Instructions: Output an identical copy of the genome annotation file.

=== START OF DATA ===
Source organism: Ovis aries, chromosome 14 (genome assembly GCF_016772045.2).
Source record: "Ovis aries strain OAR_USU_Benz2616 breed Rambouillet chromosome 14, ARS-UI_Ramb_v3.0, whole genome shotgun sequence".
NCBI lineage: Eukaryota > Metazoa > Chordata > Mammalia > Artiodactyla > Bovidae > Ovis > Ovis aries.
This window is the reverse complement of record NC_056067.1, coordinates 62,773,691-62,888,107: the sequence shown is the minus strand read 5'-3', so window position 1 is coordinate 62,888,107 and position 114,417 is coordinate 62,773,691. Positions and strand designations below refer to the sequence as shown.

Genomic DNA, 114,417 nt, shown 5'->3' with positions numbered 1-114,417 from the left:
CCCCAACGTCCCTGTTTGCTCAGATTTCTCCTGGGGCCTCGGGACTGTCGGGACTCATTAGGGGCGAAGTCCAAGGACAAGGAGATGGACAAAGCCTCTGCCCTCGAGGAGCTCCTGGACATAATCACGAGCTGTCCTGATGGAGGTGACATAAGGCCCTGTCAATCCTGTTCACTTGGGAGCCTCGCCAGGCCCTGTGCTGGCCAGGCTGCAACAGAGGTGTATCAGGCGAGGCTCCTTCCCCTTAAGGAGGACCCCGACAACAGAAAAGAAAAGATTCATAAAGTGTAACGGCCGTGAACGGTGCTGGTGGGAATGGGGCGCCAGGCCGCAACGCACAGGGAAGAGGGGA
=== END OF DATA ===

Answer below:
Source organism: Ovis aries, chromosome 14 (genome assembly GCF_016772045.2).
Source record: "Ovis aries strain OAR_USU_Benz2616 breed Rambouillet chromosome 14, ARS-UI_Ramb_v3.0, whole genome shotgun sequence".
NCBI lineage: Eukaryota > Metazoa > Chordata > Mammalia > Artiodactyla > Bovidae > Ovis > Ovis aries.
This window is the reverse complement of record NC_056067.1, coordinates 62,773,691-62,888,107: the sequence shown is the minus strand read 5'-3', so window position 1 is coordinate 62,888,107 and position 114,417 is coordinate 62,773,691. Positions and strand designations below refer to the sequence as shown.

Genomic DNA, 114,417 nt, shown 5'->3' with positions numbered 1-114,417 from the left:
CCCCAACGTCCCTGTTTGCTCAGATTTCTCCTGGGGCCTCGGGACTGTCGGGACTCATTAGGGGCGAAGTCCAAGGACAAGGAGATGGACAAAGCCTCTGCCCTCGAGGAGCTCCTGGACATAATCACGAGCTGTCCTGATGGAGGTGACATAAGGCCCTGTCAATCCTGTTCACTTGGGAGCCTCGCCAGGCCCTGTGCTGGCCAGGCTGCAACAGAGGTGTATCAGGCGAGGCTCCTTCCCCTTAAGGAGGACCCCGACAACAGAAAAGAAAAGATTCATAAAGTGTAACGGCCGTGAACGGTGCTGGTGGGAATGGGGCGCCAGGCCGCAACGCACAGGGAAGAGGGGA